Dreams are the playground of the mind. Anything can happen when one is dreaming. The only limitation is that we only rarely realize the freedoms granted to us in our dreams while we have them. Lucid dreaming is the ability to know when one is dreaming, and be able to influence what will be dreamt. A normal dream is much like passively watching a movie take place in your skull. In a lucid dream, the dreamer is the writer, director, and star of the movie. Lucid dreams are exceptionally interesting.
Lucid dreaming is defined as dreaming when the dreamer knows that they are dreaming. The term was coined during the 1910Õs by Frederik van Eeden who used the word "lucid" in the sense of mental clarity (Green, 1968). Lucidity usually begins in the midst of a dream, when the dreamer realizes that the experience is not occurring in physical reality, but is a dream. Often this realization is triggered by the dreamer noticing some impossible or unlikely occurrence in the dream, such as meeting a person who is dead, or flying with or without wings. Sometimes people become lucid without noticing any particular clue in the dream; they just suddenly realize that they are in a dream. A minority of lucid dreams (about 10 percent) are the result of returning to REM sleep directly from an awakening with unbroken reflective consciousness (LaBerge, 1985). These types of lucid dreams occur most often during daytime napping. If the napper has been REM deprived from a previous night of little sleep their chances of having a REM period at sleep onset are increased. If the napper is able to continue his or her train of thought up to the point of sleep, a lucid dream may develop due to an immediate REM period.
The basic definition of lucid dreaming requires nothing more than the dreamer becoming aware that they are dreaming. However, the quality of lucidity varies greatly. When lucidity is at a high level, the dreamer is aware that everything experienced in the dream is occurring in their mind, that there is no real danger, and that they are asleep in bed and will awaken eventually. With low-level lucidity they may be aware to a certain extent that they are dreaming, perhaps enough to fly, or alter what they are doing, but not enough to realize that the people in the dream are just figments of their imagination. They are also unaware that they can suffer no physical damage while in the dream or that they are actually in bed. Lucidity and control in dreams are not the same thing. It is possible to be lucid and have little control over dream content, and conversely, to have a great deal of control without being explicitly aware that one is dreaming.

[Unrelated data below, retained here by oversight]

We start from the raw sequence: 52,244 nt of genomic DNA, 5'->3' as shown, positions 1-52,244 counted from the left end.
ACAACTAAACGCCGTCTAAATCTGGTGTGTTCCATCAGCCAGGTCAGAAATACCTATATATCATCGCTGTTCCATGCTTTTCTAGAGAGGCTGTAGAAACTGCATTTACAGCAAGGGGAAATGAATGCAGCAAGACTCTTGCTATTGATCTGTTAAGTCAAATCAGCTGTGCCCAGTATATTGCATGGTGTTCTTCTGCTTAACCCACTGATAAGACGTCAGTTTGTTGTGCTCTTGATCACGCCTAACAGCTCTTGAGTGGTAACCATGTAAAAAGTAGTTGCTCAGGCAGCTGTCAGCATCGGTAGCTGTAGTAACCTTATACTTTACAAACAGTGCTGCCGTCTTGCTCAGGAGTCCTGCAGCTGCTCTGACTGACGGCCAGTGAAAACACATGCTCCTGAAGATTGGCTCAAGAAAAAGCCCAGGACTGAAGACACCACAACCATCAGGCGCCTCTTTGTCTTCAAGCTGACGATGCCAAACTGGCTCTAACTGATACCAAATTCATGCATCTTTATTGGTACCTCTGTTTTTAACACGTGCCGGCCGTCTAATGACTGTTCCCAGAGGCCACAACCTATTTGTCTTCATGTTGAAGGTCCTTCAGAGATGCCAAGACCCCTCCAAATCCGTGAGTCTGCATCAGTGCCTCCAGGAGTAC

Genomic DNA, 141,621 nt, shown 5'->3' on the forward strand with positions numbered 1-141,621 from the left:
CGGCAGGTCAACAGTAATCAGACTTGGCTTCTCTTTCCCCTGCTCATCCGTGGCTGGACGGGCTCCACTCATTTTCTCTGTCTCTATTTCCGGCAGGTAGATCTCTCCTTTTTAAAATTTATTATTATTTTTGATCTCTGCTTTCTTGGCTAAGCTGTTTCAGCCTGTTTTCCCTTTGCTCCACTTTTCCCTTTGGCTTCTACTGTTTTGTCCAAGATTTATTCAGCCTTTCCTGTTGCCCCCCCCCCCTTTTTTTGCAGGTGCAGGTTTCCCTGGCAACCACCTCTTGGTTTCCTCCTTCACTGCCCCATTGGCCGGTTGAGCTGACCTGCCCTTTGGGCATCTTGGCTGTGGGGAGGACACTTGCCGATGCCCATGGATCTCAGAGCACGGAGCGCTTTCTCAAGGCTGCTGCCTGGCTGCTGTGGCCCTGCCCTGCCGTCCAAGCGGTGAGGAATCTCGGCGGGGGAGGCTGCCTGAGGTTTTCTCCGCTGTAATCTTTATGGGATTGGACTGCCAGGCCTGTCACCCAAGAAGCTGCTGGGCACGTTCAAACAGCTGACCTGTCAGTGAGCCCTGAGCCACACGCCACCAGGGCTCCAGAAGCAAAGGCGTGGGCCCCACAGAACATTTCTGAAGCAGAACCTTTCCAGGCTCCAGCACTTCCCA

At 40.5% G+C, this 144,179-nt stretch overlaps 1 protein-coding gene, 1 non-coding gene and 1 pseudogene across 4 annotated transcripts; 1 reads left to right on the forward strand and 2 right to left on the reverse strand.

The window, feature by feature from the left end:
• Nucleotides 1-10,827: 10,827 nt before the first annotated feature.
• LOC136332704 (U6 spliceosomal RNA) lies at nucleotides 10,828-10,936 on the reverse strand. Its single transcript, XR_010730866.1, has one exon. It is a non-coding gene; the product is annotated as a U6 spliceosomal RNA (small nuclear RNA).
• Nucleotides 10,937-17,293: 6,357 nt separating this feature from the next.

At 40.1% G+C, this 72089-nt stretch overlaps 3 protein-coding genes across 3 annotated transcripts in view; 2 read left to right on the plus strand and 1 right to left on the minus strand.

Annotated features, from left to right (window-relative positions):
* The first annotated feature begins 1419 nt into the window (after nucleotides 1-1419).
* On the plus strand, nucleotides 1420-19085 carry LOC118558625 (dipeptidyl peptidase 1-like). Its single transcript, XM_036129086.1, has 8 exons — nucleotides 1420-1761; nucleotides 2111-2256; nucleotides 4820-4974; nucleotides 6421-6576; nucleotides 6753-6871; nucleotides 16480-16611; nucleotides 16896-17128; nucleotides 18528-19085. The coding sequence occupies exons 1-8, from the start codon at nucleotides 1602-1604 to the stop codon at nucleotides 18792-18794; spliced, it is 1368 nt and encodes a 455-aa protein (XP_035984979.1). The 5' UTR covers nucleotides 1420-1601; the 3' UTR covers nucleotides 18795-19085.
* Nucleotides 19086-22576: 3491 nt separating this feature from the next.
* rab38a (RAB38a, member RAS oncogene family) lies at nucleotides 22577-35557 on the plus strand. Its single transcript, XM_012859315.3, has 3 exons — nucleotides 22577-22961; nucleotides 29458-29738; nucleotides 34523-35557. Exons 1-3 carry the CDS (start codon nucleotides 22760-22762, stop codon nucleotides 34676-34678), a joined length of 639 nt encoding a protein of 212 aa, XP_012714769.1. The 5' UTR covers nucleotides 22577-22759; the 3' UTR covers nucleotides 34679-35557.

Lucid dreams usually happen during REM sleep. Working at Stanford University, Dr. Stephen LaBerge proved this by eliciting deliberate eye movement signals given by lucid dreamers during their REM sleep. LaBerge's subjects slept in the laboratory, while the standard measures of sleep physiology (brain waves, muscle tone and eye movements) were recorded. As soon as they became lucid in a dream, they moved their eyes in large sweeping motions left-right-left-right, as far as possible. This left an unmistakable marker on the physiological record of the eye movements. Analysis of the records showed that in every case, the eye movements marking the times when the subjects realized they were dreaming occurred in the middle of unambiguous REM sleep. LaBerge has done several experiments on lucid dreaming using the eye-movement signaling method, demonstrating interesting connections between dreamed actions and physiological responses.
It has been debated if lucid dreaming interferes with the function of Ò normalÓ dreaming. According to one way of thinking, lucid dreaming is normal dreaming. The brain and body are in the same physiological state of REM sleep during lucid dreaming as they are during most ordinary non-lucid dreaming. In dreams the mind creates experiences...
References: Green, Celia (1968). Lucid Dreams. London: Hamish Hamilton.
LaBerge, Stephen (1985). Lucid Dreaming. New York: Ballantine Books
LaBerge, Stephen, & Rheingold, Howard (1990). Exploring the World of
Lucid Dreaming. New York: Ballantine Books
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